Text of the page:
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Full Albums:

  • Left Lane Cruiser, All You Can Eat!! and Bring Yo’ Ass to the Table
  • M83, Hurry Up, We’re Dreaming1
  • Mayer Hawthorne, How Do You Do
  • The Replacements, HootenannyLet it BePleased to Meet Me, Stink and Tim2
  • Tom Vek, Leisure Seizure

Random Excellence:

  • Child Rebel Soldier, “Don’t Stop!”
  • Collective Soul, “Shine”
  • Craig Mack, “Flava in Ya Ear Remix”
  • The Hold Steady, “Hot Soft Light”
  • Kidz in the Hall, “Jukebox”

Songs of the Week:

  • The Replacements, “Can’t Hardly Wait,” “God Damn Job” and “Bastards of Young”
  • The Knife, “Heartbeats”
  • Mayer Hawthorne, “No Strings”

Reviews:

1. There’s so much here that I wonder if it honestly needs to be a double album. I’m sure quite a bit could’ve been cut, but I will say it’s pretty unbeatable in terms of a big, long album to throw on and plug-and-chug to at work. As far as I can tell, the highlights are “Midnight City,” “Raconte-Moi Une Histoire,” “Claudia Lewis,” “OK Pal,” “Steve McQueen” and “Klaus I Love You.”

2. Oh man. So these guys seem like they were the punk kids who grew up to play your everyman, blue-collar rock–but they never gave up that “Fuck everyone!” vibe. On their first album it’s straight punk with hints of classic fifties doo-wop. Yes, they’ll stop mid-outrage and break into a distorted piece of R&B. I can’t quite figure them out, but I feel like they were just rebelling against everything. Like they didn’t even want to get their shit together.

One of their early songs was called “I Hate Music” and yet they went on to be signed by a major label. They might have been drunk or high or just apathetic, but when it all fell into place, you were in for a reckoning–and holy fuck could those guys nail it. “Bastards of Young,” “Can’t Hardly Wait” and “Androgynous” are pristine. It doesn’t make any sense, but they sound like the descendants of Bruce Springsteen, Norman Greenbaum, The Clash and more all just bundled up into one. Throw that mess up on stage and they’ll play some songs while flicking everyone off at the same time.

It’s as confusing and mind-boggling as it is awe-inspiring. Particularly when you listen to the Extended versions that came out in the last five years. They covered T-Rex and country singers and Elvis and a ton of music you’ve never heard of or realized you liked. They knew their shit and yet they still played like they didn’t give a shit.

But they were good.

Comment:

One of my friends pointed out there’s no Led Zeppelin on Spotify. I know they can’t support all albums across their mobile networks and whatnot, but the idea of converting my iPod to a Spotify library like it suggests every time my iPod’s connected to my computer and Spotify is open scares the shit out of me.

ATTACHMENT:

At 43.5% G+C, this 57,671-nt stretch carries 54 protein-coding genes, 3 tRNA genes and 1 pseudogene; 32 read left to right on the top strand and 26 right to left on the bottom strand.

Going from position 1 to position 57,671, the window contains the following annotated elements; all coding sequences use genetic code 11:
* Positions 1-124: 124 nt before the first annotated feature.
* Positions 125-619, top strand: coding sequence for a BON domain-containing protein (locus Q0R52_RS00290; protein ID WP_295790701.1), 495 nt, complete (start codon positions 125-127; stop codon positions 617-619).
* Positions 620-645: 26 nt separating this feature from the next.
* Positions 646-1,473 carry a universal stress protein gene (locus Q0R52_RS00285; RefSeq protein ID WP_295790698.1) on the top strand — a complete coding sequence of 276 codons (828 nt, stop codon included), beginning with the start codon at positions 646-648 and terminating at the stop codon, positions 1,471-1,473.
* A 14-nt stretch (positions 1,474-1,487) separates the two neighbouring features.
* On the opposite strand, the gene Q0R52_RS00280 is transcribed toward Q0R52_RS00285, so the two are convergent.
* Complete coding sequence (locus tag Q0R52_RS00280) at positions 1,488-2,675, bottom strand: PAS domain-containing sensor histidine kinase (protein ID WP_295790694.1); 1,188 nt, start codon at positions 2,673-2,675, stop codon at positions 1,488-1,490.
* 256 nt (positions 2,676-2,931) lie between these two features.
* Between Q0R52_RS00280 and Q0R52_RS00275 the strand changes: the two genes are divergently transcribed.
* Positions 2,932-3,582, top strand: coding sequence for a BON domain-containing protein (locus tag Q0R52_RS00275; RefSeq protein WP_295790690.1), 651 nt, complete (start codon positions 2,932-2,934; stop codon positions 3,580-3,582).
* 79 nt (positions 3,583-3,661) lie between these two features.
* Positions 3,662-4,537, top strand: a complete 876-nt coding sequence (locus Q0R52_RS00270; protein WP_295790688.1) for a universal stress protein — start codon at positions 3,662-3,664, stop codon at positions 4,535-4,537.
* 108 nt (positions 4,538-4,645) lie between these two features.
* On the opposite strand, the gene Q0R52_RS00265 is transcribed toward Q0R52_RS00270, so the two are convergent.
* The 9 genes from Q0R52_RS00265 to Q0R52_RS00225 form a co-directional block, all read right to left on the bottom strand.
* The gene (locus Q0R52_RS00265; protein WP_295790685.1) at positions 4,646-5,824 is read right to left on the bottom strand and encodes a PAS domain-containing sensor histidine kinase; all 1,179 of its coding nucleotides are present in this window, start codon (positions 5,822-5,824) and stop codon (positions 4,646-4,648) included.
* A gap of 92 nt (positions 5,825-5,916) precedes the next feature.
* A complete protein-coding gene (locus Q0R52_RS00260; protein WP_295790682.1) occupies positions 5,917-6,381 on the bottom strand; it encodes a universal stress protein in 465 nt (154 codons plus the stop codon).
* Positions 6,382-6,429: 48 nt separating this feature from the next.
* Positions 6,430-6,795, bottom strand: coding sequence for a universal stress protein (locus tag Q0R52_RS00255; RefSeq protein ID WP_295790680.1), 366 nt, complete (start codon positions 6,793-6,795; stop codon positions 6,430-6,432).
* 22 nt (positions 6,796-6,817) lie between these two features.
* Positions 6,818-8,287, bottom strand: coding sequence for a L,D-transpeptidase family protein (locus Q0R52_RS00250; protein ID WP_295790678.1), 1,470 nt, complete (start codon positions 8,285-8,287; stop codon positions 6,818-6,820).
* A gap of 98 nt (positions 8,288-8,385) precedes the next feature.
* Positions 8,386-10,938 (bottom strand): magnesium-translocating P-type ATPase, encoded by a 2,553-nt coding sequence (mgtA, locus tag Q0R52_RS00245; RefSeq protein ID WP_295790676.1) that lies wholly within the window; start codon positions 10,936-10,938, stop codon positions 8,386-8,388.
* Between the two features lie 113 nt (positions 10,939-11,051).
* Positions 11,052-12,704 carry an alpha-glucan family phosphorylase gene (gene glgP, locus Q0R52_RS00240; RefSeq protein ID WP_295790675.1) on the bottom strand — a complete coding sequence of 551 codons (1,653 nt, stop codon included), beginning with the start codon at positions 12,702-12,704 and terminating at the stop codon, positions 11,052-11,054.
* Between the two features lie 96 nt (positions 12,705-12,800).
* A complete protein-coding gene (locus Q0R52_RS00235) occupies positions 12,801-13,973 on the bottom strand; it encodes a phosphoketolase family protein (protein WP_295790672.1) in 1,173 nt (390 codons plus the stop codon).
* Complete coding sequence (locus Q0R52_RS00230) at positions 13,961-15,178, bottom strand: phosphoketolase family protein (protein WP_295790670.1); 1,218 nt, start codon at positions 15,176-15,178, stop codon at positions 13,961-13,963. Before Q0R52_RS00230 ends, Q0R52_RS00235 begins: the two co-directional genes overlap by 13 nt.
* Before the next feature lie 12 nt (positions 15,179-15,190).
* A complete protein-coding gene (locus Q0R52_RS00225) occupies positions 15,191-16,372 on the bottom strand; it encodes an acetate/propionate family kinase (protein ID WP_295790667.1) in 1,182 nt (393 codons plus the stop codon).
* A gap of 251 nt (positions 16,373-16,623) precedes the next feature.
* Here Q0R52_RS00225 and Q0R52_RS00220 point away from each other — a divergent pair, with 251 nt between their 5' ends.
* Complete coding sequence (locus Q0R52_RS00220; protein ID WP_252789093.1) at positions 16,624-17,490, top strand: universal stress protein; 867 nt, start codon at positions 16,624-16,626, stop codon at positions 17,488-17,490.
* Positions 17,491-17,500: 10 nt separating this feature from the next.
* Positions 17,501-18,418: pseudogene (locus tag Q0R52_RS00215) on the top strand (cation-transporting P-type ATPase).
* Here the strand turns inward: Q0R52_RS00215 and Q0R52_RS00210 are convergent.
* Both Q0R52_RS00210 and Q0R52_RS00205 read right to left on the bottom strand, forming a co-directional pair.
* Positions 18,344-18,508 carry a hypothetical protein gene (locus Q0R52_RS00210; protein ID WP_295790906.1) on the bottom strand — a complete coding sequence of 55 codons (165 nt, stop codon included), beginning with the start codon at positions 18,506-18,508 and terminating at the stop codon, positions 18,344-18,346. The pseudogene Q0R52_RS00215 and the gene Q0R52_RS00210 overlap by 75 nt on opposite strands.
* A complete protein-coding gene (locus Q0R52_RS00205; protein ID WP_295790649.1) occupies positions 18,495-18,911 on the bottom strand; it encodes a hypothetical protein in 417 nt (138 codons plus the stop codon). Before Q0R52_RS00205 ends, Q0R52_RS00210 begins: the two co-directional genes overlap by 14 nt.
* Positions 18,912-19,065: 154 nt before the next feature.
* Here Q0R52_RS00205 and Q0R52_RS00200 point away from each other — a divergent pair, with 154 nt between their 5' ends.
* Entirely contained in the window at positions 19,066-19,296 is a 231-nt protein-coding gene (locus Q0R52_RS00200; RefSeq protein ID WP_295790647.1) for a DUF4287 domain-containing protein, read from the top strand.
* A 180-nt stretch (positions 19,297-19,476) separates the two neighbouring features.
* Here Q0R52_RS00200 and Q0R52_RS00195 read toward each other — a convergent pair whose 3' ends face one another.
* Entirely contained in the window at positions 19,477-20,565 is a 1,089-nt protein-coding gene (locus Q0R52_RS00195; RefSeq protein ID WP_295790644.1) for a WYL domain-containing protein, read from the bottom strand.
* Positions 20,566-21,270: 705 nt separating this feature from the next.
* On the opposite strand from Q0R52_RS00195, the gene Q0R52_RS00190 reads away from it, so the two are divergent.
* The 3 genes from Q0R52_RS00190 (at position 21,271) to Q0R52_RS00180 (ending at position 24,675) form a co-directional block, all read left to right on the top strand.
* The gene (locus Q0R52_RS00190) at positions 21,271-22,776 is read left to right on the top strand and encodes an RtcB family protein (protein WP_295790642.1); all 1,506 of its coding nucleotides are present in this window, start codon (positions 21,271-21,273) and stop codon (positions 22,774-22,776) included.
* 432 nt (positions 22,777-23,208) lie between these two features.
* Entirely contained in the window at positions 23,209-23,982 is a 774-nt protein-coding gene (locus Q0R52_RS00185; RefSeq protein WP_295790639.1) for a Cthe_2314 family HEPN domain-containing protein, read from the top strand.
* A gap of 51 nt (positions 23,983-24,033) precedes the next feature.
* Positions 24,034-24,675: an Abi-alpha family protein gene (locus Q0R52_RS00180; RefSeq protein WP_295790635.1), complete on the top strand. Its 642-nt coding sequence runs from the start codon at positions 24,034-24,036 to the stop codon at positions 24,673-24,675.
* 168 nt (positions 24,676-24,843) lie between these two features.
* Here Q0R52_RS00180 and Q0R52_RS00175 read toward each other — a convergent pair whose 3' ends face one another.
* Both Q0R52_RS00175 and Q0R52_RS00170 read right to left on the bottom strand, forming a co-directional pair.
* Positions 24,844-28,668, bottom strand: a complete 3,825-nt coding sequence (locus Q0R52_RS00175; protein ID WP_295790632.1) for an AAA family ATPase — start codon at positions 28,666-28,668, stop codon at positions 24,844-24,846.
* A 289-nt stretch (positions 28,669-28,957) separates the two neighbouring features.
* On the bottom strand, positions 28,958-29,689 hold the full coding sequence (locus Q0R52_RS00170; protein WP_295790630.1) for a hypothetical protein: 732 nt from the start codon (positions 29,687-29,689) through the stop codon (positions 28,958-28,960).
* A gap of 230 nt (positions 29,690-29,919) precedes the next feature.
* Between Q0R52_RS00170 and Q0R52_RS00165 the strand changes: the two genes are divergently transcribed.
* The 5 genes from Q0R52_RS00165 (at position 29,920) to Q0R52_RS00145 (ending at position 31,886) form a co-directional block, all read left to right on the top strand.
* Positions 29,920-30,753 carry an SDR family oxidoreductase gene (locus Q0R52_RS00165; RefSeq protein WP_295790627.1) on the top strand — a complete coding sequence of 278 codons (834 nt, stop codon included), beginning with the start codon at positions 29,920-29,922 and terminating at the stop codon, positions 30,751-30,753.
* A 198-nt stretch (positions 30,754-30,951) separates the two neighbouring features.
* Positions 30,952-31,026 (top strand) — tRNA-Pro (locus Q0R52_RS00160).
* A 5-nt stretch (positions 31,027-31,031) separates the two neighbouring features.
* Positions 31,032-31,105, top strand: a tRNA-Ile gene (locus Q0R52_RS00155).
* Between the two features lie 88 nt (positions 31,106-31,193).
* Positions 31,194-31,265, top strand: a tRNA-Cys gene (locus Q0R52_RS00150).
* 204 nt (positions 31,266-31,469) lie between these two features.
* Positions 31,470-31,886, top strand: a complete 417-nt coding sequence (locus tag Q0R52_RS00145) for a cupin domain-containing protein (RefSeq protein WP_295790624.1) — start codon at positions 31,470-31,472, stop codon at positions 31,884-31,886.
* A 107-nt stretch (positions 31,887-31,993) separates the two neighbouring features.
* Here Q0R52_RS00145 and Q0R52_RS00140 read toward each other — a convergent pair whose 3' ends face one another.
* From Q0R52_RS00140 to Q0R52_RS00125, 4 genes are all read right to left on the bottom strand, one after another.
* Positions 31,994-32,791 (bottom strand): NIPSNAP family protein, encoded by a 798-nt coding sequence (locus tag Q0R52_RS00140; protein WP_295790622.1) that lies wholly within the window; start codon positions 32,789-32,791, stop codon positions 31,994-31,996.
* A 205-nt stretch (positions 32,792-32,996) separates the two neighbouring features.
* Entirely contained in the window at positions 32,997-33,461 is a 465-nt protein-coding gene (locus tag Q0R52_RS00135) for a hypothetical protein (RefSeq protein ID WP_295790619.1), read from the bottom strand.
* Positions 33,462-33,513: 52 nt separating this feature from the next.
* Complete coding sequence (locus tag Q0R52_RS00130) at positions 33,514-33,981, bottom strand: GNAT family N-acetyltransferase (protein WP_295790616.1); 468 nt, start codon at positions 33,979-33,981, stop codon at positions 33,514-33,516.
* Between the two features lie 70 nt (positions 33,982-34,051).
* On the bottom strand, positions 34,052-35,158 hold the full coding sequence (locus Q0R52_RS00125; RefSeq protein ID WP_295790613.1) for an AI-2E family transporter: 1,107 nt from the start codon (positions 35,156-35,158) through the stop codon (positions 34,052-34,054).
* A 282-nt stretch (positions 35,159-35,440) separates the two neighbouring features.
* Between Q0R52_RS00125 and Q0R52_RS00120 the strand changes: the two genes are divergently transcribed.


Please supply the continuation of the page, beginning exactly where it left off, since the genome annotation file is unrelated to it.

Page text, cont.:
Sure, the local files will be okay, but the fact that it wants me to delete my non-DRM protected music from my library seems ridiculous, too. It’s not a roadblock to listening to all my other music or anything, I just don’t want to switch to a music player that won’t play my music. The songs in question were not stolen, they just don’t have some stupid lines of code that Spotify likes.

It’s also incredibly frustrating to have to have to find my recently played songs on Facebook. Maybe if I messed around a little, I could set up an updateable playlist, like I have on iTunes, that lets me review the music I’ve listened to in the last week. For example, the Chickenfoot album I listened to like three weeks ago has completely slipped my mind. Maybe I was distracted or maybe it was just okay, but the point is, since Spotify is still spotty, I didn’t do t.w.i.m. right for a while.

Which is why I cringe every time a Spotify commercial declares, “There’s no better place for your MP3s than Spotify.” I genuinely think there’s no better place to listen to (new and new to you) music without having to pirate or purchase music you don’t like than Spotify. I won’t be converting my entire library to Spotify, but I went through the majority of a band’s oeuvre in a week thanks to Spotify. I learned how truly talented they are, but never once did I think, “My God. I want to listen to these albums with unending commercials and the off-chance that I’ll only be able to listen to some of my songs.” All I really thought was, “I should probably buy Pleased to Meet Me, Tim and Let it Be when I have spare funds.”

Which is great. Maybe this is the model that will curb the music industry’s downward spiral. I genuinely hope it is, because if it really is, I’m totally willing to put up with their shitty, lying commercials.

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